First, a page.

Further, there are different deterimination factors for different industries:

A.  Profits of trading firms

B.  Profits of manufacturing businesses 

C.  Service fee income


A.  Profits of trading firms

  • The factor that determines the locality of profits from trading in goods and commodities is generally the place where the contracts for purchase and sale are effected?

  • Where are the goods purchased?

  • Where the goods are stored?

  • How to liasise the contracts?

  • How to handle the purchase / sales order?

  • How to deliver the goods?

  • How to arrange the financing?

  • How to arrange the pament term?


Trading profits are regarded as being either wholly taxable or wholly non-taxable here. Apportionment is not appropriate.


B.  Profits of manufacturing businesses 

The source of profits for a manufacturing business is the place where the goods are manufactured. The profits arising from the sale of goods manufactured in Hong Kong are fully taxable here.  Where goods are manufactured partly in Hong Kong and partly outside Hong Kong, that part of the profits which relates to the manufacture of goods outside Hong Kong will not be regarded as arising in Hong Kong.  The place where the manufactured goods are sold is not relevant.


Contract processing 

In contract processing, the document that governs the contractual relationship among the parties is the processing agreement.  It sets out the rights and responsibilities of the Hong Kong company and the Mainland processing enterprise.  The Hong Kong company is responsible for the supply of raw materials and machinery without consideration and to provide technical know-how while the Mainland processing enterprise is responsible for the provision of factory premises, utilities and labour force. In return for the processing service, the Hong Kong company pays a subcontracting charges to the Mainland enterprise.  The legal title to the raw materials and finished goods remains with the Hong Kong company.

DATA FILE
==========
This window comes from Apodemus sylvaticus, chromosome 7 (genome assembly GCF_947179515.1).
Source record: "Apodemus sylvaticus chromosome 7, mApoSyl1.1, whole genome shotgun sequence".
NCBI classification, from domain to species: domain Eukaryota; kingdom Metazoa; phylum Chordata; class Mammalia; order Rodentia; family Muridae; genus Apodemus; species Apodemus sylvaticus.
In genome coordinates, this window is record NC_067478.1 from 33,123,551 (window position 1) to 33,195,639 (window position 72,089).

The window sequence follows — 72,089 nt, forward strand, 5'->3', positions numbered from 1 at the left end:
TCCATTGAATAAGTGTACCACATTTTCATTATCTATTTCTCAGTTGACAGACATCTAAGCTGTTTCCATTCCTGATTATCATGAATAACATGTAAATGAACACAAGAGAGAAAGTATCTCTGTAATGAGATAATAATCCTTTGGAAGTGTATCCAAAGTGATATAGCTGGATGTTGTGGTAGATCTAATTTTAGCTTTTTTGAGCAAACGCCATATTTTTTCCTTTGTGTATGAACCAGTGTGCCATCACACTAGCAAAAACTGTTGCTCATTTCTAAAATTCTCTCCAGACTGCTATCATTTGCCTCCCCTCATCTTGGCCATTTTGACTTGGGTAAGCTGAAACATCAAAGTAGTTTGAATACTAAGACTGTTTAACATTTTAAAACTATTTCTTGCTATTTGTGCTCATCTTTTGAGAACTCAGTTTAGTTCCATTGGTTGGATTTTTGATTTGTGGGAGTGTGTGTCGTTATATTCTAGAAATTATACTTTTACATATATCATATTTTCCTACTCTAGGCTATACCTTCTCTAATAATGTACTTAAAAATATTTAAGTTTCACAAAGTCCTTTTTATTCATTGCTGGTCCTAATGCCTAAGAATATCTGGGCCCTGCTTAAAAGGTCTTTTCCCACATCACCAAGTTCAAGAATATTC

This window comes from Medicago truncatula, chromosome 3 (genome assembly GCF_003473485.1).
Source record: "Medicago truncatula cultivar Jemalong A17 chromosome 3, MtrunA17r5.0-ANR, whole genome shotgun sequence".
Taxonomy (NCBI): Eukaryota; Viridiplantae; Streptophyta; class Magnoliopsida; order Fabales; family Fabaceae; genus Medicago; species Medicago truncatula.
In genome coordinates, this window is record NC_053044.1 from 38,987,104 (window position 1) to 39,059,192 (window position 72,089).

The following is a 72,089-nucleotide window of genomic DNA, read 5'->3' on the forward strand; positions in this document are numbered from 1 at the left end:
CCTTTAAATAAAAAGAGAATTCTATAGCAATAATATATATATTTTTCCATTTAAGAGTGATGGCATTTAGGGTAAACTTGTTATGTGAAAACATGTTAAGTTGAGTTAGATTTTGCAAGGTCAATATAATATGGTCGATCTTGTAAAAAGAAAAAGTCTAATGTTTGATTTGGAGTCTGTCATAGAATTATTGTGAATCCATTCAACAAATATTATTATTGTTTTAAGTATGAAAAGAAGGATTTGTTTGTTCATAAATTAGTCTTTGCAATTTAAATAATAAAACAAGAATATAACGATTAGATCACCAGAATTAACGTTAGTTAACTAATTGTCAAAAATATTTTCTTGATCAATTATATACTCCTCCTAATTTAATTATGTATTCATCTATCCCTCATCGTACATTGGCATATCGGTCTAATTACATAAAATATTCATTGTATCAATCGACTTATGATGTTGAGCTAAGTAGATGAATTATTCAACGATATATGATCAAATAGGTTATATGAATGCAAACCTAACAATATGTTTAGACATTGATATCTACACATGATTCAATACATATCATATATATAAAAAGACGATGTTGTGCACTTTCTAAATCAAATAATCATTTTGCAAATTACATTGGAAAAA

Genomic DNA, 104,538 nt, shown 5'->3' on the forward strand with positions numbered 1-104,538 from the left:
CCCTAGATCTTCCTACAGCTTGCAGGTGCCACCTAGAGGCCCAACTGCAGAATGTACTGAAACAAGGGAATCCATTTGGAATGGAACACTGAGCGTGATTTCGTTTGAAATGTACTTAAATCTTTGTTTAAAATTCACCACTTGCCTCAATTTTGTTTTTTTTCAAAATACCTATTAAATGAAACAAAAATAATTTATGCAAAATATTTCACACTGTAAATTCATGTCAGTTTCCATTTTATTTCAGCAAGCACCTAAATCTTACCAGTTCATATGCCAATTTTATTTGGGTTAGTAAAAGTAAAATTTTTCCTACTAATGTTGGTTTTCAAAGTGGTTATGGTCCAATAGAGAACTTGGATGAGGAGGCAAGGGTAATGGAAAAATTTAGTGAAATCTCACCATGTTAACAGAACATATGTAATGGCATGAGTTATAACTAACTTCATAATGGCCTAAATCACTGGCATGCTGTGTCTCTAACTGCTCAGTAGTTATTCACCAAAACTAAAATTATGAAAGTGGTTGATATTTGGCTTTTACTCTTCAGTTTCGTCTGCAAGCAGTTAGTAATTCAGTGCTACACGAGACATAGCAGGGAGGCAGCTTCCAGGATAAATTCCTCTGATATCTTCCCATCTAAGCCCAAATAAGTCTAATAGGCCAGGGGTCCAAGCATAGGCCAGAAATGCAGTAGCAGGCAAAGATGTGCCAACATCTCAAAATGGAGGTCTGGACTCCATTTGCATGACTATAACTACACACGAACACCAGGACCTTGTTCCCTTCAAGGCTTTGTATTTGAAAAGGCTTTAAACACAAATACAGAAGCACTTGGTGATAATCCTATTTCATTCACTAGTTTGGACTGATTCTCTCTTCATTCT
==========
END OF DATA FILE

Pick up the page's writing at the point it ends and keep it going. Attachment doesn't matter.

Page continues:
Strictly speaking, the Mainland processing enterprise is a separate sub-contractor distinct from the Hong Kong company and the question of apportionment in respect of the latter's profits should not arise.  In the Department's view, the Hong Kong company's operations in the Mainland complement its operations in Hong Kong.  Recognising the operations of the Hong Kong company in the Mainland, an apportionment of profits on a 50:50 basis is usually accepted.


Import processing

In import processing, the manufacturing operations are carried out by a foreign investment enterprise (FIE) incorporated in the Mainland and related to the Hong Kong company.  The Hong Kong company sells raw materials to the FIE and buys back the finished goods from the FIE.  The Hong Kong company engages in the trading of raw materials and finished goods whilst the FIE manufactures the finished goods.  The legal title to the raw materials and the finished goods passes to/from the FIE.


The Departments holds the view that the profits which accrued to the Hong Kong company from "trading transactions" carried out in Hong Kong cannot be attributed to the manufacturing operations of the FIE carrying on business in the Mainland.  The source of the trading profits must be attributed to the operations of the Hong Kong company which produced them.  Apportionment of profits is not appropriate.


C.  Service fee income

  • Any portion of services are rendered outside of Hong Kong?

  • Any overseas agents or overseas service providers involved?

  • Any service agreements as supporting?


From the above, offsore profits claim is complicated tax services.  Applications are required to provide sufficicent supporting documents before lodgement of offshore profits claim.  Hence, tax profiessionals with extensive tax experience are required to increase the change of orrfsohre profits claim.